Date: Friday, October 28 @ 02:57:46
Topic Business Opportunities
“Tiny” Entrepreneurship by Dr. Robert J. Lahm, Jr.
Most Entrepreneurial Businesses Are Very Small—We Might Accurately Call Them “Tiny”
Recent research published by the National Federation of Independent Business (NFIB) has reported that approximately one-third of small businesses with nine or fewer people are located in someone’s home (National Business Poll: Business Structure, Dennis, 2004). Most small businesses (59 percent) “are owned by one individual (including his/her spouse if applicable),” and “twenty-seven (27) percent or over one in four have two owners.”
The U.S. Census Bureau identifies through its data a classification it calls “nonemployer businesses” (which is based on Internal Revenue Service (IRS) data obtained from annual business tax forms that are filed). According to the Bureau’s latest available nonemployer data, it has indicated that there are approximately 17 million nonemployers across all industry sectors. To place this number of nonemployer firms in perspective, consider this: there are a 5.7 million firms with employees as compared to 17 million without employees (for a total of 23.7 million businesses). As a whole, small businesses with less than 500 employees account for 99.7 percent of all businesses.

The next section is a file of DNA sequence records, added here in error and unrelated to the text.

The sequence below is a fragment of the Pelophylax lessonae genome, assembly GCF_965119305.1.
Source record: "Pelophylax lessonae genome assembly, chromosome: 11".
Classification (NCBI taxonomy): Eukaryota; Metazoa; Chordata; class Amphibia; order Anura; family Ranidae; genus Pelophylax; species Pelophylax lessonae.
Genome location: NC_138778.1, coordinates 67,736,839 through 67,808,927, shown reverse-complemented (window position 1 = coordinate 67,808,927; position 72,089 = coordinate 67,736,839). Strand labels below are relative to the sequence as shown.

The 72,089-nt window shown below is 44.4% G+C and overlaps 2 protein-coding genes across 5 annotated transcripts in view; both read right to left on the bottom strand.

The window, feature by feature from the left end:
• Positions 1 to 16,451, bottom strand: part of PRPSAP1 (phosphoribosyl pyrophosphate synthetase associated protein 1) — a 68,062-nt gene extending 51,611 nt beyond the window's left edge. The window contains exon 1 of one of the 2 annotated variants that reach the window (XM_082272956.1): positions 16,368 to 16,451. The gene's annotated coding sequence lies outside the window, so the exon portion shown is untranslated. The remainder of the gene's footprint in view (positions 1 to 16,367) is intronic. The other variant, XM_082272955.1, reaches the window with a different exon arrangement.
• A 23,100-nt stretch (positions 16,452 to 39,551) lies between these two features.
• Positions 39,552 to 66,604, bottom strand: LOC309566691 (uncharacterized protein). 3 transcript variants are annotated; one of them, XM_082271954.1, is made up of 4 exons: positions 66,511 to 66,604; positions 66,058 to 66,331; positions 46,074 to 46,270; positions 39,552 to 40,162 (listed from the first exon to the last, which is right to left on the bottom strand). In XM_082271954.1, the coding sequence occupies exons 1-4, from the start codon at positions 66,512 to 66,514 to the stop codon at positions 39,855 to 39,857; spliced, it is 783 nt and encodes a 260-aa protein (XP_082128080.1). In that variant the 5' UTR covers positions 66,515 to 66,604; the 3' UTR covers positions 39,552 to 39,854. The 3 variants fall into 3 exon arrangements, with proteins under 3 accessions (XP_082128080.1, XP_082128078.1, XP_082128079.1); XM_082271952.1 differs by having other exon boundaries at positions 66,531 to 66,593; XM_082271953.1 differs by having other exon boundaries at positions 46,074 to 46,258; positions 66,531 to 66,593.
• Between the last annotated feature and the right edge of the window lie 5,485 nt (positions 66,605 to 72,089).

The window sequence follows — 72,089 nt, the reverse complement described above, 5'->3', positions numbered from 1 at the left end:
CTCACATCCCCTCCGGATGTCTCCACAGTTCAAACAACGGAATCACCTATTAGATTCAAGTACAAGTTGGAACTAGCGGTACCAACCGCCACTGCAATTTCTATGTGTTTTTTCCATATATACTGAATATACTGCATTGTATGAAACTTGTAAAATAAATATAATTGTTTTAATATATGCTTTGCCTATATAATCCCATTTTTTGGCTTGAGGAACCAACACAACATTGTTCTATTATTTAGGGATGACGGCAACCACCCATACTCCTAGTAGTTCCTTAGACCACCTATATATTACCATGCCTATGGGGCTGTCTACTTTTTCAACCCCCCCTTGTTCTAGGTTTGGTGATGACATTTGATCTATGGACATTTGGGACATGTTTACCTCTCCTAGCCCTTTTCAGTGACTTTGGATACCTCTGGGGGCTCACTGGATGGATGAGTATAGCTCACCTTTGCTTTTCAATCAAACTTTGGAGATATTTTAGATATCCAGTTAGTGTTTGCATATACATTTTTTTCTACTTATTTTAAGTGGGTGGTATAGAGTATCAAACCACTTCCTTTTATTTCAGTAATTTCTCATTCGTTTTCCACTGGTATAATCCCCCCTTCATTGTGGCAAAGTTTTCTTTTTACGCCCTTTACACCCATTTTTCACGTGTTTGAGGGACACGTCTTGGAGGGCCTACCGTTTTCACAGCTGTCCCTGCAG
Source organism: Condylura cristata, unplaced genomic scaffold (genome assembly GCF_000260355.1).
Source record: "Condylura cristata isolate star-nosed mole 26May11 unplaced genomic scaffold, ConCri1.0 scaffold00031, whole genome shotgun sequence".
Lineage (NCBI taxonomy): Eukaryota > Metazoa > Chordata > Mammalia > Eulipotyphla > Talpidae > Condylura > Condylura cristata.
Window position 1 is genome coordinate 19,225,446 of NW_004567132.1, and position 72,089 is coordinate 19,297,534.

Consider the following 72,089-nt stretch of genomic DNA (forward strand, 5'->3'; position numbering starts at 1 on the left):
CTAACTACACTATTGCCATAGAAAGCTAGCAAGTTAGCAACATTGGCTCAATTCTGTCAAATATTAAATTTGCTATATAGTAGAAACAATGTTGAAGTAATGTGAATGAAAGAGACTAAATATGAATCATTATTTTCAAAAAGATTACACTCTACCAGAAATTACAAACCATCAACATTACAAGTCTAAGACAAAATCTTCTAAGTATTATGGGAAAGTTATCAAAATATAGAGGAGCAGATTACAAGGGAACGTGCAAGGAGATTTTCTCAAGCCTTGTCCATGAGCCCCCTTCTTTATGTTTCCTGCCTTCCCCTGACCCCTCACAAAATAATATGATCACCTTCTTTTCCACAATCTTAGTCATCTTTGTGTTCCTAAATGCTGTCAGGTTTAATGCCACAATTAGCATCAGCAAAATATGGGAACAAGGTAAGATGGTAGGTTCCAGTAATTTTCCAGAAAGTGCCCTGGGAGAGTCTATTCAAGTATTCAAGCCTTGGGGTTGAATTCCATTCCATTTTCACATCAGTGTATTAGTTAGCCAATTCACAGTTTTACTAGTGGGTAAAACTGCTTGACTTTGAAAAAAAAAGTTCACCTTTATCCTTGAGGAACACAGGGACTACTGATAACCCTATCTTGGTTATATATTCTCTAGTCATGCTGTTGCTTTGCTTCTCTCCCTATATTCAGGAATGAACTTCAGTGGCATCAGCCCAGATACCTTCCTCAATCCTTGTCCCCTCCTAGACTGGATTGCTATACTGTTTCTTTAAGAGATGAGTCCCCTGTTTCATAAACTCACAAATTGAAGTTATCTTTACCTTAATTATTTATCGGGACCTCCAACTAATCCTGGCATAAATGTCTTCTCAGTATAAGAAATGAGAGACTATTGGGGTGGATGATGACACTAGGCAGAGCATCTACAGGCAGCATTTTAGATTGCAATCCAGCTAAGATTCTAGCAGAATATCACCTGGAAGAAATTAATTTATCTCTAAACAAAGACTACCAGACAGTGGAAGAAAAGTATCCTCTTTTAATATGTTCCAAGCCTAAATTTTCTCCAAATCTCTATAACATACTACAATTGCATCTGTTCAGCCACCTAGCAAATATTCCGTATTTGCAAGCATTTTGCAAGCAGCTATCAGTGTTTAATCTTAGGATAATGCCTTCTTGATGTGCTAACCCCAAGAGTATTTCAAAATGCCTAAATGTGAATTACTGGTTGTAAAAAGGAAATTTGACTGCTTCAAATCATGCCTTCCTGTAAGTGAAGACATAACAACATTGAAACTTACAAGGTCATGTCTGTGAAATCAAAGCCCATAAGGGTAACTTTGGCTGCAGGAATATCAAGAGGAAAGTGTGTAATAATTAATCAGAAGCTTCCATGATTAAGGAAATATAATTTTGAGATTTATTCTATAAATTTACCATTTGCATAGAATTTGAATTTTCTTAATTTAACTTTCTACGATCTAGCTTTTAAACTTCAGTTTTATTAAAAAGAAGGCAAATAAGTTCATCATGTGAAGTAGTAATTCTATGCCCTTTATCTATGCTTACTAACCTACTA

So what does this all mean, you might ask? Well for starters, it means that although large corporations may dominate news headlines, small businesses are the very “soul” of our economy. It also means that despite any misconceptions that you may have, most entrepreneurial small businesses are very small, indeed. We might accurately call them “tiny,” by virtue of their ownership structure, number of employees, and other dimensions by which they could be measured and described.
Overwhelmingly, Startup Businesses Are Founded by Bootstrappers